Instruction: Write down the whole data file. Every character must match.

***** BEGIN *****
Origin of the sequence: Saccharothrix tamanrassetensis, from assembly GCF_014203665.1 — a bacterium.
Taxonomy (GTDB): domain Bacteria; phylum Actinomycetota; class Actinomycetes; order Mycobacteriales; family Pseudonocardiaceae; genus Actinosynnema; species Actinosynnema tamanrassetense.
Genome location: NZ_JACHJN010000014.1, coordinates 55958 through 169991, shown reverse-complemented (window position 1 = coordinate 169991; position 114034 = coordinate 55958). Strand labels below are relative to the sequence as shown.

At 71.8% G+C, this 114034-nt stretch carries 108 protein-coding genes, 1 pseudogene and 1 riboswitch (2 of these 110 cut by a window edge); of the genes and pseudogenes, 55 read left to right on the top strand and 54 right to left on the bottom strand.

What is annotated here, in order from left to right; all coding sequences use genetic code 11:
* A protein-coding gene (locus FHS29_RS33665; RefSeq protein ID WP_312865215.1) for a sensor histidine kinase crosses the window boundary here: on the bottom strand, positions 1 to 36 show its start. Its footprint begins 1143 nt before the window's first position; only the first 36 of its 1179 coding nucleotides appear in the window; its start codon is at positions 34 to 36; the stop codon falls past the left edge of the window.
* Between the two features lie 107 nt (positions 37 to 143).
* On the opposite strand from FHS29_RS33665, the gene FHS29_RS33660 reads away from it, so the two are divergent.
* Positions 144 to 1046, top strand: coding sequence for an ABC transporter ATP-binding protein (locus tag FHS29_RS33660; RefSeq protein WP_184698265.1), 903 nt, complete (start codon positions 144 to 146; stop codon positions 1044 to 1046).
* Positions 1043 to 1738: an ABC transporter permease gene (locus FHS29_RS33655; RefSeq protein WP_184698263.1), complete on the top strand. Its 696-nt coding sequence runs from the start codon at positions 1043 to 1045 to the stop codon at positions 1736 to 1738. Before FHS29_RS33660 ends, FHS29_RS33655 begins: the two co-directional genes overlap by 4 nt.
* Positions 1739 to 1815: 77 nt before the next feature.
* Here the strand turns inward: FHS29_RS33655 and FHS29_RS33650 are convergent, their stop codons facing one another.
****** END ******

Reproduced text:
Origin of the sequence: Saccharothrix tamanrassetensis, from assembly GCF_014203665.1 — a bacterium.
Taxonomy (GTDB): domain Bacteria; phylum Actinomycetota; class Actinomycetes; order Mycobacteriales; family Pseudonocardiaceae; genus Actinosynnema; species Actinosynnema tamanrassetense.
Genome location: NZ_JACHJN010000014.1, coordinates 55958 through 169991, shown reverse-complemented (window position 1 = coordinate 169991; position 114034 = coordinate 55958). Strand labels below are relative to the sequence as shown.

At 71.8% G+C, this 114034-nt stretch carries 108 protein-coding genes, 1 pseudogene and 1 riboswitch (2 of these 110 cut by a window edge); of the genes and pseudogenes, 55 read left to right on the top strand and 54 right to left on the bottom strand.

What is annotated here, in order from left to right; all coding sequences use genetic code 11:
* A protein-coding gene (locus FHS29_RS33665; RefSeq protein ID WP_312865215.1) for a sensor histidine kinase crosses the window boundary here: on the bottom strand, positions 1 to 36 show its start. Its footprint begins 1143 nt before the window's first position; only the first 36 of its 1179 coding nucleotides appear in the window; its start codon is at positions 34 to 36; the stop codon falls past the left edge of the window.
* Between the two features lie 107 nt (positions 37 to 143).
* On the opposite strand from FHS29_RS33665, the gene FHS29_RS33660 reads away from it, so the two are divergent.
* Positions 144 to 1046, top strand: coding sequence for an ABC transporter ATP-binding protein (locus tag FHS29_RS33660; RefSeq protein WP_184698265.1), 903 nt, complete (start codon positions 144 to 146; stop codon positions 1044 to 1046).
* Positions 1043 to 1738: an ABC transporter permease gene (locus FHS29_RS33655; RefSeq protein WP_184698263.1), complete on the top strand. Its 696-nt coding sequence runs from the start codon at positions 1043 to 1045 to the stop codon at positions 1736 to 1738. Before FHS29_RS33660 ends, FHS29_RS33655 begins: the two co-directional genes overlap by 4 nt.
* Positions 1739 to 1815: 77 nt before the next feature.
* Here the strand turns inward: FHS29_RS33655 and FHS29_RS33650 are convergent, their stop codons facing one another.